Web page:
And with this knowledge of my Heavenly Father as a person, with a personality, a person who can be hurt or happy about what I do, I want so much to please him, to make him proud of me, to be able to come to him unashamed. He is my Father, my adviser, my friend. I want to do his will.
Hosea Stout, Mormon pioneer, journal entry from 13 February 1846: “About ten o’clock I went in company with Br John D. Lee to the camp on Sugar Creek. This was near to the place where I lived at the time my wife (Surmantha) died and was the place of many a mournful hour to me in days gone by, when by her death I was deprived of … the last bosom friend which I then had on earth in whom I could implicity confide. On our way to the camp I passed by her grave which was near to the road. I found the paling still round it which I put there seven years ago as a last token of respect due to her untill the first resurrection, not dreaming of the plan of redemption which was so soon to be revealed through the now martyred prophet Joseph. … When I left this place [at the time of her death] I went disconsolate and alone, mourning her untimely death and my own lonesome condition. But I went to Nauvoo to keep the commandments of God and my history from that time to this will show the scenes of peril and want which I went through to roll forth the kingdom. … Then I was alone and but little know[n] to my brethren & to [the] prophet. But … a succession of dangerous & continual scene & of a life devoted to … this kingdom … has brought me to where I am. …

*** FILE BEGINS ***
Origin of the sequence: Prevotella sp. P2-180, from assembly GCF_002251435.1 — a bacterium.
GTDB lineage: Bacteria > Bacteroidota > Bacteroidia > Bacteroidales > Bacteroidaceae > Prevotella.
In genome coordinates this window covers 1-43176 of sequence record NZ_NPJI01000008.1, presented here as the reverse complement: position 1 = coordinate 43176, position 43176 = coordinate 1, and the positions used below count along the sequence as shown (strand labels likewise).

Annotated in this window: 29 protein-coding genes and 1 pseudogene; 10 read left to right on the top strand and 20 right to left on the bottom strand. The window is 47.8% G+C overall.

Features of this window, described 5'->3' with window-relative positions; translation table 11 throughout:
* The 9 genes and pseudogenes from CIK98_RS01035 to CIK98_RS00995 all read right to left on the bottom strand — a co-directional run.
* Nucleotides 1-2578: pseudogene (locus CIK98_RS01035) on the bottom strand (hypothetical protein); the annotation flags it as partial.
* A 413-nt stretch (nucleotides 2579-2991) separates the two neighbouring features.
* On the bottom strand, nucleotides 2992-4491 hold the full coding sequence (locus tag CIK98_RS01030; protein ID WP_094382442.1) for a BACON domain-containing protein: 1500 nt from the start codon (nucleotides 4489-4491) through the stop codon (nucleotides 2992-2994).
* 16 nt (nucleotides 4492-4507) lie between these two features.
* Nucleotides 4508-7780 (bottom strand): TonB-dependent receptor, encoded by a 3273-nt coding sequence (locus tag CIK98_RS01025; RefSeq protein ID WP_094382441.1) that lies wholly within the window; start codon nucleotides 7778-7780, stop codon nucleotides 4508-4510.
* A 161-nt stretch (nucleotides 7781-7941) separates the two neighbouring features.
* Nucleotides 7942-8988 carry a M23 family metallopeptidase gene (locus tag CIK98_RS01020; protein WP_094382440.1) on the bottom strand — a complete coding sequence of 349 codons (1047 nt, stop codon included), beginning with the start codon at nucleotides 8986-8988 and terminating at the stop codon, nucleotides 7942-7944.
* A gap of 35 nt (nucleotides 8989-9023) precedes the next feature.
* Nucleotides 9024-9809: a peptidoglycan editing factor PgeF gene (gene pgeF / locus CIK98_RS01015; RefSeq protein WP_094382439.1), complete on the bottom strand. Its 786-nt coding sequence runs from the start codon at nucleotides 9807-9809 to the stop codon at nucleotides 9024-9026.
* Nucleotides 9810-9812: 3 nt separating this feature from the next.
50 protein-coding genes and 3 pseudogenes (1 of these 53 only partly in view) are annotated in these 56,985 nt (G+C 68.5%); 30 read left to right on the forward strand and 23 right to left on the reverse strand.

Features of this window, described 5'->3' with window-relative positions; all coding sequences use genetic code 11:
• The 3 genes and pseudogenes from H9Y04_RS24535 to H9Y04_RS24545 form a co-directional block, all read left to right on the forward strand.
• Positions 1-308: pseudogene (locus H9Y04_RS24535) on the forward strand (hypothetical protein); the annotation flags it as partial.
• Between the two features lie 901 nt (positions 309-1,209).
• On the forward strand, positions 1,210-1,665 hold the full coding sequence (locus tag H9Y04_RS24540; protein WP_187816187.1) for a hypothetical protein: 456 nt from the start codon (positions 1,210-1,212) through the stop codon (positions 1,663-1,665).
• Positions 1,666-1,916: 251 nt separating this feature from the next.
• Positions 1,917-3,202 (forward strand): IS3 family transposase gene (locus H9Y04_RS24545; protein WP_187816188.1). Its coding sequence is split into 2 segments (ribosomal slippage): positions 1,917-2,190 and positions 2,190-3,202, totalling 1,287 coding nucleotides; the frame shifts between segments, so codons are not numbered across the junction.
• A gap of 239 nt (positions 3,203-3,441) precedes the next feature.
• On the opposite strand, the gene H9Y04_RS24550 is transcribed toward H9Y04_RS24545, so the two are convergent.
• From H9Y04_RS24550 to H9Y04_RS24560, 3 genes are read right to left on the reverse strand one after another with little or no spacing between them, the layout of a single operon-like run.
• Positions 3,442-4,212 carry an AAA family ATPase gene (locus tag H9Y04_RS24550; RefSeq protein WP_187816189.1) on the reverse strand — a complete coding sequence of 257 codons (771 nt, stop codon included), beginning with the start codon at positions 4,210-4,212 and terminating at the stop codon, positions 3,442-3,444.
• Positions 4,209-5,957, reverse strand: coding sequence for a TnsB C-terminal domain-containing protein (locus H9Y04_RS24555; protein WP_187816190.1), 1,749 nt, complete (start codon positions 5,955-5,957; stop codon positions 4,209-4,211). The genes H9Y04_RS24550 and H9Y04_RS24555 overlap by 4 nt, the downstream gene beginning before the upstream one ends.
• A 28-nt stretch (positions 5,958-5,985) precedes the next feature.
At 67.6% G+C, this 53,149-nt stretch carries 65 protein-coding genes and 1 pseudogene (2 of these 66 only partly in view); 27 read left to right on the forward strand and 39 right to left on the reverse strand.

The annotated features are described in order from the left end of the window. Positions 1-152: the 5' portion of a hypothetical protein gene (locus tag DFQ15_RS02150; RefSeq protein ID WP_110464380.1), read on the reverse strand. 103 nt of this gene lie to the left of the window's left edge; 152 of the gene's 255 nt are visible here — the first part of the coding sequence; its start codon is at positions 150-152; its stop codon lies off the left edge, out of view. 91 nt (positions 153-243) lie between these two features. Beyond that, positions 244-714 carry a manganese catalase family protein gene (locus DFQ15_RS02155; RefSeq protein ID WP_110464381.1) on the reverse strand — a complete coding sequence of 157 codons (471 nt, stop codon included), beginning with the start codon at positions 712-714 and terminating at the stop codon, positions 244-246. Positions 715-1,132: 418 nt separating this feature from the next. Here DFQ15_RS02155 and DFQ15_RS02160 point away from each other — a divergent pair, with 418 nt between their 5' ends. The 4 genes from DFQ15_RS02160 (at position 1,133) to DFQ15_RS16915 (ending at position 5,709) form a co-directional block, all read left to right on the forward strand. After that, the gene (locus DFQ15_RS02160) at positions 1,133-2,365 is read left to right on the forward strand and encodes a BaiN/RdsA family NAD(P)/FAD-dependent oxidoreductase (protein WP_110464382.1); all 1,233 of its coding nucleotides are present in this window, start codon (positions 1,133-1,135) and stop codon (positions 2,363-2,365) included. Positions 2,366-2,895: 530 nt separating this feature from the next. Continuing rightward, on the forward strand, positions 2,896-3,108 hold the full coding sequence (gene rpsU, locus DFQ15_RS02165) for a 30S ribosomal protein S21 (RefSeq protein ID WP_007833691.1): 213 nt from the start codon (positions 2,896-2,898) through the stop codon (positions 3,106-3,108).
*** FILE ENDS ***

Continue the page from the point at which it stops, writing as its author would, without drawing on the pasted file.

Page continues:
“These things came flitting across my mind when I approached her grave and the land so full of gone by reflections. And I exclaimed in my mind ‘O Lord keep me in the way I should go that my exaltation may be shore.’” 10
President Spencer W. Kimball, journal entry from July 1951: “I might hope that my children will take from my many journals and write a simple story or biography for me. I would like for my posterity to remember me and to know that I have tried so hard to measure up and to live worthy.” 11
Let’s Talk about It
After reading “Discover Yourself—Keep a Journal” individually or as a family, you may wish to discuss some of the following questions during a family gospel study period: